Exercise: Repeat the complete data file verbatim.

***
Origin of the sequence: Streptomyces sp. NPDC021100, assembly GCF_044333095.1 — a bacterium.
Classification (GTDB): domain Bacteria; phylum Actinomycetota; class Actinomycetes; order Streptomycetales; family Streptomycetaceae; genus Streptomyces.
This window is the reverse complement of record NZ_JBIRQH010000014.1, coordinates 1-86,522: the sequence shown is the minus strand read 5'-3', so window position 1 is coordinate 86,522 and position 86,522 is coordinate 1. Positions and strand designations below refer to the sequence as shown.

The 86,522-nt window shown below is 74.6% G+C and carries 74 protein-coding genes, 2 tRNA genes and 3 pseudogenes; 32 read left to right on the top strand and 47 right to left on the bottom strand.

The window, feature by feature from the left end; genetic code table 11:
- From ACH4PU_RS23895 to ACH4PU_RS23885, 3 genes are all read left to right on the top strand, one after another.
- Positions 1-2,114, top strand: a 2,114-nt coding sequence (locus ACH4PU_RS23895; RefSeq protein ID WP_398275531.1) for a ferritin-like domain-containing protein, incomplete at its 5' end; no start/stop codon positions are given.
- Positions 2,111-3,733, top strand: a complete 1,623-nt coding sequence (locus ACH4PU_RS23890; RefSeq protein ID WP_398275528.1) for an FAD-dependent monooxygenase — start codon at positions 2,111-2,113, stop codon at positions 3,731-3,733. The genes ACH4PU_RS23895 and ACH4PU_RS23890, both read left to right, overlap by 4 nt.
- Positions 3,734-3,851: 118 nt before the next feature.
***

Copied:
Origin of the sequence: Streptomyces sp. NPDC021100, assembly GCF_044333095.1 — a bacterium.
Classification (GTDB): domain Bacteria; phylum Actinomycetota; class Actinomycetes; order Streptomycetales; family Streptomycetaceae; genus Streptomyces.
This window is the reverse complement of record NZ_JBIRQH010000014.1, coordinates 1-86,522: the sequence shown is the minus strand read 5'-3', so window position 1 is coordinate 86,522 and position 86,522 is coordinate 1. Positions and strand designations below refer to the sequence as shown.

The 86,522-nt window shown below is 74.6% G+C and carries 74 protein-coding genes, 2 tRNA genes and 3 pseudogenes; 32 read left to right on the top strand and 47 right to left on the bottom strand.

The window, feature by feature from the left end; genetic code table 11:
- From ACH4PU_RS23895 to ACH4PU_RS23885, 3 genes are all read left to right on the top strand, one after another.
- Positions 1-2,114, top strand: a 2,114-nt coding sequence (locus ACH4PU_RS23895; RefSeq protein ID WP_398275531.1) for a ferritin-like domain-containing protein, incomplete at its 5' end; no start/stop codon positions are given.
- Positions 2,111-3,733, top strand: a complete 1,623-nt coding sequence (locus ACH4PU_RS23890; RefSeq protein ID WP_398275528.1) for an FAD-dependent monooxygenase — start codon at positions 2,111-2,113, stop codon at positions 3,731-3,733. The genes ACH4PU_RS23895 and ACH4PU_RS23890, both read left to right, overlap by 4 nt.
- Positions 3,734-3,851: 118 nt before the next feature.